Tip: Create proper policies surrounding the use of company-owned and personal devices.

3. Choose a right remote-desktop access software

Generally, remote employees rely on remote-desktop access software  to get easy access to their devices (PC or Mac) whenever they want. It further allows them to connect with the smartphone, tablet, or operating system to work uninterruptedly.

However, the access software you install to ease the remote work must also be well-secured. Look for a software that offers 2-factor authentication for web, smartphone, and local access, in addition to the login and password.

Furthermore, use the software that prioritizes your privacy and security by providing peer-to-peer connections. Compliance with The Payment Card Industry Data Security Standard (PCI DSS), General Data Protection Regulation (GDPR), and Health Insurance Portability and Accountability Act (HIPAA) is also essential.

4. Perform routine review of accounts

It would be wrong to assume that everyone who can access your infrastructure is authorized to do so. Therefore, it is best to do periodic reviews on your user credentials and access privileges. Encourage your employees to periodically update their account details to improve and streamline the authentication process. Promote frequent password changes so that hackers have a more challenging time accessing login credentials and infiltrating your infrastructure. If any employee decides to leave your workplace, ensure you remove their accounts or restrict access.

5. Enforce strong passwords on employee devices

Did you know that a hacker can correctly guess simple passwords within minutes and infiltrate your system? Yes, a computer can get the job done that fast! Well, you can reduce these risks by encouraging your remote workforce to use strong passwords that are harder to crack.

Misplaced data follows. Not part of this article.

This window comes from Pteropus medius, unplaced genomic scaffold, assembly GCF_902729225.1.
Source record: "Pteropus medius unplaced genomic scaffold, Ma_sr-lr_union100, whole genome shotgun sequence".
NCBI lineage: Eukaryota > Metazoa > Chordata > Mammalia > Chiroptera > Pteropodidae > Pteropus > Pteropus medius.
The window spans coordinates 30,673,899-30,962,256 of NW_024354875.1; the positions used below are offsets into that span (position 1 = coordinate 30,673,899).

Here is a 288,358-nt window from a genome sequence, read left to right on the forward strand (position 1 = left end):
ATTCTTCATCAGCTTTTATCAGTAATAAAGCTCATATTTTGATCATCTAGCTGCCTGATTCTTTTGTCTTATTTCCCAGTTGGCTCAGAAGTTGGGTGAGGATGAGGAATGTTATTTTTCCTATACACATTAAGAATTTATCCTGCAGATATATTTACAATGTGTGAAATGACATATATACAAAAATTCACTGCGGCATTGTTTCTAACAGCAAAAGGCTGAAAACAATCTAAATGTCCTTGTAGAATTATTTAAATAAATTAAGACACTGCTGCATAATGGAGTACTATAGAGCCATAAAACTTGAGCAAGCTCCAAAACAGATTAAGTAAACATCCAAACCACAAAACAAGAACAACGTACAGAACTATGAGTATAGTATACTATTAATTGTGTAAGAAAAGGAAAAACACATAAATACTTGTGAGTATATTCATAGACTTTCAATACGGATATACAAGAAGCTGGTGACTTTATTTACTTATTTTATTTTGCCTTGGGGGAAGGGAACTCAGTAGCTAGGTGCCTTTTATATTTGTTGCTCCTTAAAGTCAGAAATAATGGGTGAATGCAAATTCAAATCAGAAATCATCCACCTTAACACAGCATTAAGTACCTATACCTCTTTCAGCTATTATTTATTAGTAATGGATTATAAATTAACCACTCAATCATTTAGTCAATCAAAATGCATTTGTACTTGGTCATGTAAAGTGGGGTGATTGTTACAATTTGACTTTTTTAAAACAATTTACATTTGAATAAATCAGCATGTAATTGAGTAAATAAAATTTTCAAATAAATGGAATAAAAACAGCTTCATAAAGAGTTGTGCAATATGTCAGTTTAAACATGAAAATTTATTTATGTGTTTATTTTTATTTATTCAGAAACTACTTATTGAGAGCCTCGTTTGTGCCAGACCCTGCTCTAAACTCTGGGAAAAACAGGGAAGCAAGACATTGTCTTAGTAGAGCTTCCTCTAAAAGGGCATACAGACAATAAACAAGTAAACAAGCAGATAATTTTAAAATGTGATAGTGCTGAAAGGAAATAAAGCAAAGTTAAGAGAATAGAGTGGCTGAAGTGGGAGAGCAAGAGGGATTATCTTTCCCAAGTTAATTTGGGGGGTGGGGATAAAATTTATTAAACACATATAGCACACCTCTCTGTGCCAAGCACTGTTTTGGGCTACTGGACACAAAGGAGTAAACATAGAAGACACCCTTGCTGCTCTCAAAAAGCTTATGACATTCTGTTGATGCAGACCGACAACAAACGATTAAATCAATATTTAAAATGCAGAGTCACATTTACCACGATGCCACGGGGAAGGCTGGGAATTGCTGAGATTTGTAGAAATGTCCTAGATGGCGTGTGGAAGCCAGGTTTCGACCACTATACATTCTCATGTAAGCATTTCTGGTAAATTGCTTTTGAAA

Enforce strong passwords

A strong password will avoid common words. It will contain at least eight characters with a combination of letters, symbols and the likes. If your password ticks the checkboxes discussed above, your data will be safe from brute force and dictionary attacks.

6. Invest in organization-wide password management tools

Research shows that many data breaches occur when cybercriminals access user credentials. In this regard, consider using password management software to guarantee your remote workforce will be secure. Password management software also guarantees your staff will not reuse old passwords that might be easy to guess. Excellent examples of strategies and tools you could use include random password generation tools, one-time-use credentials, and automated password rotation.

7. Update your software

Last but not least, ensure you use updated software starting with security tools like anti-malware, antivirus software and firewalls on every device they use to access company assets. These additional measures will provide an extra layer of protection and reduce the risk of infiltration.

Again, it is easier if you have remote tools that allow device management. You can also use tools like Mobile Device Management (MDM) tools to manage and wipe sensitive company data from employee devices in case of theft, loss, or a significant security breach.

Tip: You need to have a solid technical support team to offer assistance to your workforce.

Wrapping up

Remote work security is all about taking proactive rather than reactive measures. You ought to be vigilant in implementing the security steps starting with conducting employee awareness. Install secure remote-access software to begin with. Invest in cybersecurity tools to protect your network and end-user devices. You should also set up the necessary support for your remote workforce with tools that make remote device management easier for your IT staff.